From: Jeff Tenney <Jeff.Tenney**At_Symbol_Here**SDMYERS.COM>
Subject: Re: [DCHAS-L] Question on trifluoracetic acid & emergencies
Date: Thu, 8 May 2014 13:18:53 +0000
Reply-To: DCHAS-L <DCHAS-L**At_Symbol_Here**MED.CORNELL.EDU>
Message-ID: B08465628BB05D4E9F4CD5F74ACA8F1F3FB9D712**At_Symbol_Here**

I would say yes. Below is a post from the Princeton University lab safety manual:


Hydrofluoric Acid Burn from Trifluoracetic Acid


A laboratory worker picked up a container of trifluoroacetic acid with her ungloved hand to move it. She did not notice that there was a small amount of residue on the glass. Several hours later, she experienced pain in the palm of her hand and the inside aspect of her thumb. The result was a serious burn that required skin grafting.  She was not aware that this type of burn could result from handling trifluoracetic acid.


Trifluoracetic acid can form hydrofluoric acid upon contact with moisture. Hydrofluoric acid can cause deep burns that may not be painful for hours.



Know the hazards of the chemicals involved before handling them.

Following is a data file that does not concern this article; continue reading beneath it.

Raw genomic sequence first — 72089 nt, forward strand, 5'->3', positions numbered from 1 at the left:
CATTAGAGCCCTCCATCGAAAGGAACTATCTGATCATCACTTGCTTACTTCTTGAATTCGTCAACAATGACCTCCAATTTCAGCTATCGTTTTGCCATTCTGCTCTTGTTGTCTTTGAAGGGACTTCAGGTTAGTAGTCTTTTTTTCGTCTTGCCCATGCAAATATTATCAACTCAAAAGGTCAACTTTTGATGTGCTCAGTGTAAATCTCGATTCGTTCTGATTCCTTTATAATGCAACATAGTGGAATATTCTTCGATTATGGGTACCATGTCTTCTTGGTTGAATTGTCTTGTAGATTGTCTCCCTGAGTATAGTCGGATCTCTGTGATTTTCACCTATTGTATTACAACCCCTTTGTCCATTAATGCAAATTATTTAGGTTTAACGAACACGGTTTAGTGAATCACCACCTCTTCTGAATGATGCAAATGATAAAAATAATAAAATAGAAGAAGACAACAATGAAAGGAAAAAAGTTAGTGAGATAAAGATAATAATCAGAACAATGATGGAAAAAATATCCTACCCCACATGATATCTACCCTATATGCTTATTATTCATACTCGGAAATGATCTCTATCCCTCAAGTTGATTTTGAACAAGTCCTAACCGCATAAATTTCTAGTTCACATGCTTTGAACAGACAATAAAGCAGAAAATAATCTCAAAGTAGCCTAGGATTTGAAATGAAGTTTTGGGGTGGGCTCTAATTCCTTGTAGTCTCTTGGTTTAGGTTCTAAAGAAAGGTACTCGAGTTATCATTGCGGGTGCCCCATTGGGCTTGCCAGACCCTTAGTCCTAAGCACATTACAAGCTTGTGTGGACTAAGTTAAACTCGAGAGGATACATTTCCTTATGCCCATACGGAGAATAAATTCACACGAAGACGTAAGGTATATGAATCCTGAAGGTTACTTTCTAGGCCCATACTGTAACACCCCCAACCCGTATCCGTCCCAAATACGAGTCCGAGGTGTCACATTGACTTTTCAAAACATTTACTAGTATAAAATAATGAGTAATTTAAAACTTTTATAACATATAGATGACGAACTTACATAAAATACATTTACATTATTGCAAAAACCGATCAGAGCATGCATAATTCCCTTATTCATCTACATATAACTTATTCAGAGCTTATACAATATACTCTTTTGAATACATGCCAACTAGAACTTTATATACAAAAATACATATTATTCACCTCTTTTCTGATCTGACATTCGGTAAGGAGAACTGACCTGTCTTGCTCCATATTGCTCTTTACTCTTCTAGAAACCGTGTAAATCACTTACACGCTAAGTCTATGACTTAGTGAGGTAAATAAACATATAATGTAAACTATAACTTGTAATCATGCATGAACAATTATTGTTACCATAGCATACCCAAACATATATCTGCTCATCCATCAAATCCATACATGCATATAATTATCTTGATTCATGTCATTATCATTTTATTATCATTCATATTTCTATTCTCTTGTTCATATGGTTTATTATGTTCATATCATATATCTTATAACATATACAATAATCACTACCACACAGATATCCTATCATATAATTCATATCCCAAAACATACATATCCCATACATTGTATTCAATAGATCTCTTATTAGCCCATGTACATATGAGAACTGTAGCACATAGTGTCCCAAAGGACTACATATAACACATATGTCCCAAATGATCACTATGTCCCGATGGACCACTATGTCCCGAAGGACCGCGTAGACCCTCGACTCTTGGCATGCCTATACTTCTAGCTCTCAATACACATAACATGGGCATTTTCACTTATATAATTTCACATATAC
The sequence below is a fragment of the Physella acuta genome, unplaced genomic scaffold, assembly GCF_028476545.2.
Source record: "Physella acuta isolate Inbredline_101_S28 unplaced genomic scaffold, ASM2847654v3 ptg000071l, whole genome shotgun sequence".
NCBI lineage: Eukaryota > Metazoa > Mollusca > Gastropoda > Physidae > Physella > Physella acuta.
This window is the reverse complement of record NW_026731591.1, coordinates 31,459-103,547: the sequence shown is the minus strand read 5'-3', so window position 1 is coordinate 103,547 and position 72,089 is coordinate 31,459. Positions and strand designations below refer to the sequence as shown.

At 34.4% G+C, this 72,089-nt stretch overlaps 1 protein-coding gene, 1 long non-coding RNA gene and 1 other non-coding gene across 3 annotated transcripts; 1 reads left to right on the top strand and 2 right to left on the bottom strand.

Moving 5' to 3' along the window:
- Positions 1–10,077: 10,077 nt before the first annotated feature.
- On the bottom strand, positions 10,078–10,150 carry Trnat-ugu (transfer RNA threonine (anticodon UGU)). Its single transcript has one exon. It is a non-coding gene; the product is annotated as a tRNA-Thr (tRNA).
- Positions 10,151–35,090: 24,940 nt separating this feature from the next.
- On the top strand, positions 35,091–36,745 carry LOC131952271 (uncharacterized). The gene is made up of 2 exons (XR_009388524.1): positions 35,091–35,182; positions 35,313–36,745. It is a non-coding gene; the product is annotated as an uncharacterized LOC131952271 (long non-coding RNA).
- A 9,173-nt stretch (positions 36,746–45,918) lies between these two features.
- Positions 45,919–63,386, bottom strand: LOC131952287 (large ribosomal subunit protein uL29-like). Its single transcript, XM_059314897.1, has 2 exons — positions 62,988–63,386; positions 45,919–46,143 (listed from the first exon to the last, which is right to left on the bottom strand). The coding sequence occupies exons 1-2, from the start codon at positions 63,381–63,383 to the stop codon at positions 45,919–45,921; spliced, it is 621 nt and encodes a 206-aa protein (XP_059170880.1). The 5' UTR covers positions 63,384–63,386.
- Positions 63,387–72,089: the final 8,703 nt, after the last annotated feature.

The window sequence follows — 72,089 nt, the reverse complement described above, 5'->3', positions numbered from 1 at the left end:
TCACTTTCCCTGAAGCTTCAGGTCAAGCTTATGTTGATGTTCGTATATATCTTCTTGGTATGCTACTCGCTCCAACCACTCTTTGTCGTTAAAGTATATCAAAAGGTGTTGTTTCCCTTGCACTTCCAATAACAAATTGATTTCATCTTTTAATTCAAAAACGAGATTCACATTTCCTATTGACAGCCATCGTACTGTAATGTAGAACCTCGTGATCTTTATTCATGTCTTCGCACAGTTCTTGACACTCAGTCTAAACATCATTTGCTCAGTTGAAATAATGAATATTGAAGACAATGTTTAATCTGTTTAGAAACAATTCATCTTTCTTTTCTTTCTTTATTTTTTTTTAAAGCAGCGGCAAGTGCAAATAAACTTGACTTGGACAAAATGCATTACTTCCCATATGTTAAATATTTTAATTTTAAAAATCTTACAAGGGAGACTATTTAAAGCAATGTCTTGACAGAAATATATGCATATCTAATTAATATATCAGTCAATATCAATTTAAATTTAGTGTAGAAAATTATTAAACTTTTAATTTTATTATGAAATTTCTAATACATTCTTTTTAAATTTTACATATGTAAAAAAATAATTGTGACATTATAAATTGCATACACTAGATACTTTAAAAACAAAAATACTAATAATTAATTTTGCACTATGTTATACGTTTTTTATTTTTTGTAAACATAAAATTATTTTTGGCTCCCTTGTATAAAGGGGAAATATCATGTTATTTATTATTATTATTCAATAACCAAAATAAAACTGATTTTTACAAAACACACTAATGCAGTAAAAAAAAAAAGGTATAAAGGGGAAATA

Always assume containers are contaminated and wear appropriate gloves when handling chemical containers.

Keep a hydrofluoric acid burn kit in the laboratory when working with hydrofluoric acid or trifluoracetic acid.




From: DCHAS-L Discussion List [mailto:dchas-l**At_Symbol_Here**MED.CORNELL.EDU]On Behalf Of Kim Gates
Sent: Thursday, May 08, 2014 8:55 AM
Subject: [DCHAS-L] Question on trifluoracetic acid & emergencies


One of the labs on campus asked about having an HF emergency kit for trifluoracetic acid use. 


I need the collective wisdom of his group - yes? no? references? (the SDS doesn't mention anything about this)



Kim Gates
Laboratory Safety Specialist
Environmental Health & Safety
Stony Brook University
Stony Brook, NY 11794-6200
FAX: 631-632-9683
EH&S Web site:

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